Are you currently in a probationary period? If so you may want to hold off making any weighty financial decisions for a while. If you have been at one place of work for a long time and are in a relatively stable industry, it may be safe to make such a decision. However, the reality is that anything in between these two extremes will be a bit more difficult to navigate, so you will have to be the judge of that. It’s important to think about your employment, income, and job security when considering buying your first home. It’s also important to speak to an unbiased mortgage broker to help you plan for the future.
4. Think about your creditworthiness
Your credit score determines what type of mortgage you will qualify for. If your score is 680 or higher, you may qualify for better mortgage terms as well as better interest rates. If your credit score is poor, your options may be limited. In cases where there are some issues with your credit report, things such as late or missed payments, you may be required to contribute a larger downpayment or seek the help of a private lender.
If you’re looking for more information on how poor credit can impact your mortgage approval and downpayment, check out our previous blog post on the topic here. To help you navigate your options you should contact your local mortgage broker and they will be happy to help you plan for buying your first home. A mortgage broker can help you make a plan to get your credit score back on track and buy your first home sooner.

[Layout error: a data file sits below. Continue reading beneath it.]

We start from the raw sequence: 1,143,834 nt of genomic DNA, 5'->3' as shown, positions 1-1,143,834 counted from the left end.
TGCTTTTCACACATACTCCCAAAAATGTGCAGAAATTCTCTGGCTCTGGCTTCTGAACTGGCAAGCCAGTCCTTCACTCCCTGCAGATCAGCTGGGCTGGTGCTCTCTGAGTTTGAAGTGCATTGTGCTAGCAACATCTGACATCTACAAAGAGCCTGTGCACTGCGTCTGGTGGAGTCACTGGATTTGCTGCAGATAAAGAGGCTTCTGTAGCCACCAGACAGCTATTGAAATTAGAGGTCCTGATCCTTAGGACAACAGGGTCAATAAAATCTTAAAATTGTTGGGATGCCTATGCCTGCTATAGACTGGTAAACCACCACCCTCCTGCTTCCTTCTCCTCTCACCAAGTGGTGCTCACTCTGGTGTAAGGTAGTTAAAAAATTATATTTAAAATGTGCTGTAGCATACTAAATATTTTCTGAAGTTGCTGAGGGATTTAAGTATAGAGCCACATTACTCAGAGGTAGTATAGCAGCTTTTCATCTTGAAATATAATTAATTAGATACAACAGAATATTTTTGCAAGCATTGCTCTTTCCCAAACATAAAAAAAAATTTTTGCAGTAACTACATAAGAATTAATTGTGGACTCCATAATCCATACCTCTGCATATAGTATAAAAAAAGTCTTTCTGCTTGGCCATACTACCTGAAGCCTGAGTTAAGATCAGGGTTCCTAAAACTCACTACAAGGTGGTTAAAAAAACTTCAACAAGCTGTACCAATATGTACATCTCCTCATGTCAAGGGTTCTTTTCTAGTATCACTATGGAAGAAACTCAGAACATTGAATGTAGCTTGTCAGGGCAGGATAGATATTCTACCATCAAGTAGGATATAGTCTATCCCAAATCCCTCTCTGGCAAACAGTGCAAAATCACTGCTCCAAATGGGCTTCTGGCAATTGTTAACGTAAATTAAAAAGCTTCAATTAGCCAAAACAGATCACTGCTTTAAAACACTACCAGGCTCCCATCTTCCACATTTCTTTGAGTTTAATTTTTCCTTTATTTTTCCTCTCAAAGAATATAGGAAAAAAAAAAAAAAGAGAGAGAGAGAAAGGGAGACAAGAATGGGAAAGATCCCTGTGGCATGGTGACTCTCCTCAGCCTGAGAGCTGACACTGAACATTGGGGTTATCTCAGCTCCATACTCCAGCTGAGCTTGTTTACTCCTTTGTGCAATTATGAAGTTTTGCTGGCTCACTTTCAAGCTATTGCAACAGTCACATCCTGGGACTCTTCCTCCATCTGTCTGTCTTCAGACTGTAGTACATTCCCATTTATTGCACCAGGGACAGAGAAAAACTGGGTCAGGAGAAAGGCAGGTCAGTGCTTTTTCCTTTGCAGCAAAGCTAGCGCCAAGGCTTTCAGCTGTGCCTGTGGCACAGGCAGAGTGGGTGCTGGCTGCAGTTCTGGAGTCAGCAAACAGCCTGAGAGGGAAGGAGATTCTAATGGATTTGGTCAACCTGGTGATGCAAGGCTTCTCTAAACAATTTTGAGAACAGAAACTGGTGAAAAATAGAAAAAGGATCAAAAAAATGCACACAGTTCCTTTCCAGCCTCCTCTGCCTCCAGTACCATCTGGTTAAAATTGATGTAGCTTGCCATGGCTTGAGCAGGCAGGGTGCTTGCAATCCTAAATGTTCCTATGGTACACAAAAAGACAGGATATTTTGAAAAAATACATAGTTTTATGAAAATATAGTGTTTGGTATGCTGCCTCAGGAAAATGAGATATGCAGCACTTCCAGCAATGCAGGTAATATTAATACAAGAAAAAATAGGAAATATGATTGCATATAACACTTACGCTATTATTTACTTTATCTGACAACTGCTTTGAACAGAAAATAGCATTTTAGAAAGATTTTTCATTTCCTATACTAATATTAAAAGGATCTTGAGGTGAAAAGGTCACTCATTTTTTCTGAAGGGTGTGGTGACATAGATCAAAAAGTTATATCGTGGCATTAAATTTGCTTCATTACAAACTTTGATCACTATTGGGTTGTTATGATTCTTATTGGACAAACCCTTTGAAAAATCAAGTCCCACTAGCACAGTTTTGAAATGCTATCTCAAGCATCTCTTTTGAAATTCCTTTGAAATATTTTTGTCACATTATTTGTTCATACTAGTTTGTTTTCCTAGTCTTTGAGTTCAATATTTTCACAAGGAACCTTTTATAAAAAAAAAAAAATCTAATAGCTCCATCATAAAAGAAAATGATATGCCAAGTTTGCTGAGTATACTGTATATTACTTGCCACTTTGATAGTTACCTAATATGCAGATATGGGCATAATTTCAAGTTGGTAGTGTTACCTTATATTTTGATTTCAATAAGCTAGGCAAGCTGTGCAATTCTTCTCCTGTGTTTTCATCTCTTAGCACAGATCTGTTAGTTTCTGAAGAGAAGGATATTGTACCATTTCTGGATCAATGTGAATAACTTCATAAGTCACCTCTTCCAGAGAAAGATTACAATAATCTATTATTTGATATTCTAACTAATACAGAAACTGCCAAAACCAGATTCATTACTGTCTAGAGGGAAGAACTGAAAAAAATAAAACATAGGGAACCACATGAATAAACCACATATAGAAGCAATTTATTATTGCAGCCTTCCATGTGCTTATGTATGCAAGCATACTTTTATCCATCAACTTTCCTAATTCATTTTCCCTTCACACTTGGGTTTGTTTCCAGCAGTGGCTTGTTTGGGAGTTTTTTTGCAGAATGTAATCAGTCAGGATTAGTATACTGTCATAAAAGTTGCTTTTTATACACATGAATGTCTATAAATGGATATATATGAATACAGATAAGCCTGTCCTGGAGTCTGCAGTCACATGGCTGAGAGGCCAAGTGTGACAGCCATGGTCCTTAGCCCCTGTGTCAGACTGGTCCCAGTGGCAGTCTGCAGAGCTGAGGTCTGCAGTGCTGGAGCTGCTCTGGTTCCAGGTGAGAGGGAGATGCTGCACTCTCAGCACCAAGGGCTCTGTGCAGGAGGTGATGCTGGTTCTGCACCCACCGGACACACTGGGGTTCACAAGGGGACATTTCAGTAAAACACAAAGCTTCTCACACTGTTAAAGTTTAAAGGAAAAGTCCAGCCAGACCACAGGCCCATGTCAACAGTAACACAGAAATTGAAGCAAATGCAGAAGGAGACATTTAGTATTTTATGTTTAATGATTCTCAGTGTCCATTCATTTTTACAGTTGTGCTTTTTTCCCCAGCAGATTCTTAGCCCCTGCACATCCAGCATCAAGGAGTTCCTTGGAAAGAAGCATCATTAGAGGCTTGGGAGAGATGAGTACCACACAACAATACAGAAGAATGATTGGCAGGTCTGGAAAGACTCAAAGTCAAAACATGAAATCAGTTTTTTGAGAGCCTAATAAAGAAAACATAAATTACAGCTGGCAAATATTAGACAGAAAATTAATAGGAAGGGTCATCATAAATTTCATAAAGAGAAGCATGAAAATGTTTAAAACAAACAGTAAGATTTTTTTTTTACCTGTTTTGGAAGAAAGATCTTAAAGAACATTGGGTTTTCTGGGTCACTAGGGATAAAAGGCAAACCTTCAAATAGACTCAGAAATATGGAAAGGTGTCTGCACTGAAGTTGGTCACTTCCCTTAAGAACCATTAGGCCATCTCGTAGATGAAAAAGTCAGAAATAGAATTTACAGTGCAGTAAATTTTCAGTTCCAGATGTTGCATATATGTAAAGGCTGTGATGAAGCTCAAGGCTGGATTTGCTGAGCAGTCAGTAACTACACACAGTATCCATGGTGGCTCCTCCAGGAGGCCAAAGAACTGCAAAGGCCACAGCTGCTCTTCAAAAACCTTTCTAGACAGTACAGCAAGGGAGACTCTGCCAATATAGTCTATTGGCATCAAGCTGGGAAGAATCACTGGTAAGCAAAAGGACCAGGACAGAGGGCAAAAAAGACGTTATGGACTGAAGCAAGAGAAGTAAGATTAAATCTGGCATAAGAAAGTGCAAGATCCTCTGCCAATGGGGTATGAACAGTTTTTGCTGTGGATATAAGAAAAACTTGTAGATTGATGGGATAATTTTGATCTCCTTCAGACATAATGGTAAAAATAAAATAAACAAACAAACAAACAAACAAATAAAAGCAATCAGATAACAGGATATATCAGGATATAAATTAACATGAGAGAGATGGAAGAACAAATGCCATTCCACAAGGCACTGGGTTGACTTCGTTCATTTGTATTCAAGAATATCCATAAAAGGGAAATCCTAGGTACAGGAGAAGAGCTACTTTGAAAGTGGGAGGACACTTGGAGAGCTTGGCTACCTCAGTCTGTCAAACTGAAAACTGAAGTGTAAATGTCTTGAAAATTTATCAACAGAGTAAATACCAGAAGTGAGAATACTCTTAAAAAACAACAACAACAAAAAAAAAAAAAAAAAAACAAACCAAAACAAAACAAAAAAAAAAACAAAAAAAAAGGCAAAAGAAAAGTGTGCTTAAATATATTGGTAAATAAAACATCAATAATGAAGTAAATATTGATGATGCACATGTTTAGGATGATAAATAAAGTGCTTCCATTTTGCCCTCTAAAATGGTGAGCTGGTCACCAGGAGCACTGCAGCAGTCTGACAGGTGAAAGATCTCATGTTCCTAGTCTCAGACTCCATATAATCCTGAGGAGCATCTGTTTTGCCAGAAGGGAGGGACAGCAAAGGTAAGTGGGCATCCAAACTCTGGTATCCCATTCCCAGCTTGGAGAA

5. Think about your mental state
Your mental state, and deciding if you’re ready to buy your first home will be the hardest factor to consider. It is also a factor that many people forget when they are considering buying their first home. Determining whether or not you’re financially ready requires you to assess your situation, and there are grey areas, but it is logical and easier to calculate. Your mental state, or emotional readiness, requires that you dig into the motivations of buying a home.
Unlike financial readiness, there are no real benchmarks or numbers to point to. Buying a home is a huge commitment. You are committing to being responsible for upkeep, payments and you are committing to staying in one area for a period of time. None of these are necessarily bad things, but they do require your commitment and time.
Before applying for a mortgage, looking for homes, and dedicating your savings to your downpayment ask yourself if homeownership is right for you at this time. Answer honestly, if you are ready you should seek out the advice of a mortgage broker to review your financial situation and help you prepare for buying your first home. Don’t worry, if it’s not right for you at this time then it might be right for you later down the road. A mortgage broker can help you plan for the future.
If you are thinking that you are ready to buy your first home and need some help planning for your first mortgage, give me a call at (705) 333-4338 or get in touch with me here!